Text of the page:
(Trying a different review style today. Hope you enjoy it.)
ORDER IN THE COURT! The Meeple’s Court is now in session with the Honorable Judge Jesse presiding. The case before us is a wrongful termination suit. The plaintiff, Chess, argues that the defendant, The Duke, is attempting to replace it with an inferior product. The Duke claims that Chess has outlived its usefulness and needs to move on. All will be decided today in The Meeple’s Court. All rise for Judge Jesse.
JUDGE JESSE: Be seated! I have reviewed the case, but I’m eager to hear arguments from both sides. We will begin with the plaintiff.
PLAINTIFF (CHESS): Thank you, Your Honor. Chess is a game that has been around for centuries. That’s over five hundred years of being the pinnacle of abstract play. It’s a universal game – nearly everyone knows how to play, and you can find chess sets in homes and office around the world. The game is deep and complex, and you won’t find its equal. And then this upstart comes along and tries to take its place. The Duke only came out last year, and tried to become “the next evolution of Chess.” It’s not going to happen. Five hundred years from now, which one do YOU think people will be playing?
JJ: OK, thank you. Let’s hear now from the defendant.
DEFENDANT (THE DUKE): Your Honor, it was never our intention to replace Chess. It is a great game with a lot of history. However, Chess has become set in its ways and refuses to change with the times. True, The Duke has not been around nearly as long as Chess, and if it IS still around in 500 years, I’m sure Chess will be too. But it’s time to take a different look at the Chess system and try to move it forward.
JJ: Thank you. Bailiff, could you tell our audience how each game is played?
Certainly. Chess is a two-player abstract game where each player controls an army of 16 pieces – one King, one Queen, two Bishops, two Knights, two Rooks (or Castles), and eight Pawns. Players take turns moving pieces until one player cannot move without their King getting captured. The other player then wins. Each piece has its own unique movement. The King can move ones space in any direction, while the Queen can move as far as she wants in any direction (though not over other pieces). The Bishops can move only on a diagonal line, and the Rooks can only move on a horizontal or vertical line. The Knights can move two steps in one direction followed by one step at a 90 degree angle on either side. Pawns can only move forward a step at a time, but can only capture diagonally.
The Duke is very similar in concept – two-player abstract with the goal of capturing your opponent’s Duke while commanding an army of pieces that have unique moves. However, The Duke uses a draw method to get pieces on the board – rather than have all pieces on the board from the beginning, players draw randomly from their bag and place on the board. Additionally, each piece has two moves associated with them – once moved, the pieces flip to their other side with a new type of move.
JJ: Thank you. I’d like some time now to look at the physical evidence. Bailiff, bring out exhibit A.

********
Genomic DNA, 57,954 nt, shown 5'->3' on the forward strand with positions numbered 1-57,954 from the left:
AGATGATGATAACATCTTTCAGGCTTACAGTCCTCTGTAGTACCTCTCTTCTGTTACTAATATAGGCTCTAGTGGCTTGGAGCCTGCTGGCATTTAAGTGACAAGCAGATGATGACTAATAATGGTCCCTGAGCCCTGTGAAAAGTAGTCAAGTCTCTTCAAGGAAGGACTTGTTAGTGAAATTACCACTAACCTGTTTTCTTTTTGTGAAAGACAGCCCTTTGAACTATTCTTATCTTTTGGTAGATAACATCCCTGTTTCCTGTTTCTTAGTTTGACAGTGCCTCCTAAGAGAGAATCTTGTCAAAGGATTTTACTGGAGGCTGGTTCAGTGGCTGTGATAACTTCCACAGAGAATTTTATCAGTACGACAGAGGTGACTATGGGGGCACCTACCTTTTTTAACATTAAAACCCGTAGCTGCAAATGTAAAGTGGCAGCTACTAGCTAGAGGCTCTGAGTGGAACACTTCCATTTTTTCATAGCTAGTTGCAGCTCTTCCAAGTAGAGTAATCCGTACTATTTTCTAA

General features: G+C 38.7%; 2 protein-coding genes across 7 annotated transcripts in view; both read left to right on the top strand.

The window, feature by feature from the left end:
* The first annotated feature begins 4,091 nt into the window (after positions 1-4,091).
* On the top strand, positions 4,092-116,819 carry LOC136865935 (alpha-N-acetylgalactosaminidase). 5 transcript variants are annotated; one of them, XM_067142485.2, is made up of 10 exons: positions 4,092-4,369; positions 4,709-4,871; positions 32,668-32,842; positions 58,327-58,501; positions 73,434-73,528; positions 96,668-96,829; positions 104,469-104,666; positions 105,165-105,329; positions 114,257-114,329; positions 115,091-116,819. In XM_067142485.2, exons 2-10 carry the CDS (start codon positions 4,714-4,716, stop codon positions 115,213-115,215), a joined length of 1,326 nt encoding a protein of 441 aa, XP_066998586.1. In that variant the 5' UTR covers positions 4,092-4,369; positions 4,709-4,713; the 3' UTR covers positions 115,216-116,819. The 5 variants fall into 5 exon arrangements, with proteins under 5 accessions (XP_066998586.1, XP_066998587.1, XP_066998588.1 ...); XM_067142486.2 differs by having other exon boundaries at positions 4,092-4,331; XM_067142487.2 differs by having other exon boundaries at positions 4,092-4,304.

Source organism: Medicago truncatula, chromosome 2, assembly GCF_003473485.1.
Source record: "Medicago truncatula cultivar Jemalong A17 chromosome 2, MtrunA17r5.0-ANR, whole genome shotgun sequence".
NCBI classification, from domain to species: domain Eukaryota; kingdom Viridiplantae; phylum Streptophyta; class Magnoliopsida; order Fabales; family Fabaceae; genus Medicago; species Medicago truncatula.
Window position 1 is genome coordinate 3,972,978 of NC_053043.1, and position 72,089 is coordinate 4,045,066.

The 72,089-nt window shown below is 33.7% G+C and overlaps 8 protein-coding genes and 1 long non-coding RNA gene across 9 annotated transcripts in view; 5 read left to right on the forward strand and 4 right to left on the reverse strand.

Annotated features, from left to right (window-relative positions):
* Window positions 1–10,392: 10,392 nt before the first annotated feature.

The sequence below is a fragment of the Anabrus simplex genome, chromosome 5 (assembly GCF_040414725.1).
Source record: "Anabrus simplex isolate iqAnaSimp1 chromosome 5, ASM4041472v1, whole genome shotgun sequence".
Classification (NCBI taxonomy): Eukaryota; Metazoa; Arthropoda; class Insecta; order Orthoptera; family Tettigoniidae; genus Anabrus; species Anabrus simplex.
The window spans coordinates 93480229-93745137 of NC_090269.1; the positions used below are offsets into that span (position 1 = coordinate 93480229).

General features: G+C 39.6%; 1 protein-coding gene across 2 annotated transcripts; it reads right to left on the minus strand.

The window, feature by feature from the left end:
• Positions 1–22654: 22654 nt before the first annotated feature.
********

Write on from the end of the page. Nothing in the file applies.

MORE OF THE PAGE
JJ: OK, I see an 8×8 grid with each army lined up at either side. The front row of each army are all the same – those are the Pawns, I take it?
PLAINTIFF: Yes, Your Honor.
JJ: Then the back row is made up of eight pieces, and I see…five different types. What are those?
PLAINTIFF: In the corners, you have the Rooks, which look like castles. Next to the Rooks are the Knights, the horses. The next ones in are the Bishops, with the hats. In the Center, you have the Queen and King.
JJ: I see. OK, let’s look at Exhibit B.
JJ: Hmm. OK, this looks like a smaller grid, 6×6. And the pieces are not 3D as in Chess, but are rather flat pieces of wood with writing an symbols. There also don’t appear to be as many pieces on the board to start out with.
DEFENDANT: That’s correct, Your Honor. Each player start with a Duke and two Footmen on the board and they can arrange them however they want, within certain constraints.
JJ: OK. Can you tell me what those symbols mean?
DEFENDANT: Sure. The grid indicates your position on the bord, and the symbols tell you how you can use the piece. The black dots mean that you can move to that spot. The arrows mean that you can slide as far as you want in the indicated direction. These are just the setup pieces, though – may I enter a picture of the rest?
JJ: You may. Bailff, make it Exhibit C.
DEFENDANT: You can see here that there are also empty circles, indicting that you can jump over pieces to get here. Also, there are empty arrows, indicating you can jump over an adjacent piece, then slide. You also get these stars, which indicate you can strike a piece in that position without even moving. These small arrows indicate that you can move one of your pieces in that location to another space with those arrows. Then, all pieces change when you flip them over to the other side.
JJ: I see. Does the Plaintiff have anything to say about components?
PLAINTIFF: This is ridiculous. This case should be ruled on right now. Chess pieces are works of art, those are flat pieces of wood. And all those symbols – are you TRYING to confuse people? The board is too small…how are you going to get anything exciting going?
DEFENDANT: We find that the board is the perfect size. It makes things more tense. And we would argue that, while are pieces aren’t as flashy as those of Chess, we have emphasized function over form. It is easy to look at a piece and know exactly what it does.
PLAINTIFF: As long as you have a degree in hieroglyphics.
DEFENDANT: There are only six symbols to know in the base game (more if you use expansions). It’s not that tough to figure out what each one does. Whereas Chess has no reference at all – you either know it or you don’t. Then, there are all these exceptions – Pawns can move two spaces on their first move, you can possibly switch the King and a Rook, and so on. I’d much rather have a reference right there in front of me.